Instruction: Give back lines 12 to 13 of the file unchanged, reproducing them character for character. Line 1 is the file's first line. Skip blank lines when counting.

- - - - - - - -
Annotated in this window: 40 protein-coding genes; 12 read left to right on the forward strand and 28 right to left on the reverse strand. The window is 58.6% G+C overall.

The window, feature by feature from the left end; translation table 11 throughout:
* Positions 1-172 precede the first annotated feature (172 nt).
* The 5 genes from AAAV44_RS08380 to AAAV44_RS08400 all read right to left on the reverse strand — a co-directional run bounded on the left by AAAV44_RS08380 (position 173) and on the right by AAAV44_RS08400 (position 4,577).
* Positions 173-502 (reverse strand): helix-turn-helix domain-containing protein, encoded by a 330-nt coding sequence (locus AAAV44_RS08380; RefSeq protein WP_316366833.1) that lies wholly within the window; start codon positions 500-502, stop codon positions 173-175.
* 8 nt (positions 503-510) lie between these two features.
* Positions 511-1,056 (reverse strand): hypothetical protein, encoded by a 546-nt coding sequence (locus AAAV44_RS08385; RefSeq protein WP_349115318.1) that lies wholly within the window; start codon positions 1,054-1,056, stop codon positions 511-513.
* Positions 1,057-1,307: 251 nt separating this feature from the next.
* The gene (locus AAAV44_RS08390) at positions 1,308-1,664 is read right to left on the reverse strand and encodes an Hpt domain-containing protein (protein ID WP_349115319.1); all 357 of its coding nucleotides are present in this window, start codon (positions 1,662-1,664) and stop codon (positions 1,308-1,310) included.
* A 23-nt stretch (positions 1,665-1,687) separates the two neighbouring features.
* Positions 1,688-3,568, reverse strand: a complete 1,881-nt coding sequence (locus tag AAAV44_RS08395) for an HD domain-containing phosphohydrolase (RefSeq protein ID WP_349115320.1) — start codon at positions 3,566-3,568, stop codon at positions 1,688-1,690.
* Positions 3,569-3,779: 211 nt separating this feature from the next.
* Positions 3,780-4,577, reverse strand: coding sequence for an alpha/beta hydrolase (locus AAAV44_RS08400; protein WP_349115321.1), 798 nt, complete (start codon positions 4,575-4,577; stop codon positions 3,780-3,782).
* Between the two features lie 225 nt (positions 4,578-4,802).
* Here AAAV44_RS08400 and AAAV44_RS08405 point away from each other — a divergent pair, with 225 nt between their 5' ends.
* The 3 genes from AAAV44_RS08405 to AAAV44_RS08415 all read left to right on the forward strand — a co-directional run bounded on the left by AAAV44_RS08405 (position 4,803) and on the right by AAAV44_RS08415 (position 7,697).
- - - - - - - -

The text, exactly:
* Positions 3,569-3,779: 211 nt separating this feature from the next.
* Positions 3,780-4,577, reverse strand: coding sequence for an alpha/beta hydrolase (locus AAAV44_RS08400; protein WP_349115321.1), 798 nt, complete (start codon positions 4,575-4,577; stop codon positions 3,780-3,782).